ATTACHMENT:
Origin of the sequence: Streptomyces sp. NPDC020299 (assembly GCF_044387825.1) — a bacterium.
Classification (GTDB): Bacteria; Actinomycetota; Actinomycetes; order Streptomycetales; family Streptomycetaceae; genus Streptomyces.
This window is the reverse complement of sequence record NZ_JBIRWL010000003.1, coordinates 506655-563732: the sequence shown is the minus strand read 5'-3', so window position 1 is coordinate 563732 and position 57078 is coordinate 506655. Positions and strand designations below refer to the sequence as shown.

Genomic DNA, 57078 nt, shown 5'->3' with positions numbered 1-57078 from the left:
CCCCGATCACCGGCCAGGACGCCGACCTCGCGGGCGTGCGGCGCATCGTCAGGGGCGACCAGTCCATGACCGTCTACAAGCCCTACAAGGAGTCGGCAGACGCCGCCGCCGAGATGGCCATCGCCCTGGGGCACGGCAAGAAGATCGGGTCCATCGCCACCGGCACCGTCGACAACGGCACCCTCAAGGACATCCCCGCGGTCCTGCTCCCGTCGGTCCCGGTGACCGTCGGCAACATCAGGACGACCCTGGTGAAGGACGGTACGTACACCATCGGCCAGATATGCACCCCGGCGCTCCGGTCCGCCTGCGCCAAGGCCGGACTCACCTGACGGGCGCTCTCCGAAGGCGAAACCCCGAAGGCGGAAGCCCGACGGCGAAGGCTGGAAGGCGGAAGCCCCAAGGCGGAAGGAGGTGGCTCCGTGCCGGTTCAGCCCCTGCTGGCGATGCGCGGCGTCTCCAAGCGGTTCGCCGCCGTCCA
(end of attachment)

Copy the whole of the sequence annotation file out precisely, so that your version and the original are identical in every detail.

Origin of the sequence: Streptomyces sp. NPDC020299 (assembly GCF_044387825.1) — a bacterium.
Classification (GTDB): Bacteria; Actinomycetota; Actinomycetes; order Streptomycetales; family Streptomycetaceae; genus Streptomyces.
This window is the reverse complement of sequence record NZ_JBIRWL010000003.1, coordinates 506655-563732: the sequence shown is the minus strand read 5'-3', so window position 1 is coordinate 563732 and position 57078 is coordinate 506655. Positions and strand designations below refer to the sequence as shown.

Genomic DNA, 57078 nt, shown 5'->3' with positions numbered 1-57078 from the left:
CCCCGATCACCGGCCAGGACGCCGACCTCGCGGGCGTGCGGCGCATCGTCAGGGGCGACCAGTCCATGACCGTCTACAAGCCCTACAAGGAGTCGGCAGACGCCGCCGCCGAGATGGCCATCGCCCTGGGGCACGGCAAGAAGATCGGGTCCATCGCCACCGGCACCGTCGACAACGGCACCCTCAAGGACATCCCCGCGGTCCTGCTCCCGTCGGTCCCGGTGACCGTCGGCAACATCAGGACGACCCTGGTGAAGGACGGTACGTACACCATCGGCCAGATATGCACCCCGGCGCTCCGGTCCGCCTGCGCCAAGGCCGGACTCACCTGACGGGCGCTCTCCGAAGGCGAAACCCCGAAGGCGGAAGCCCGACGGCGAAGGCTGGAAGGCGGAAGCCCCAAGGCGGAAGGAGGTGGCTCCGTGCCGGTTCAGCCCCTGCTGGCGATGCGCGGCGTCTCCAAGCGGTTCGCCGCCGTCCA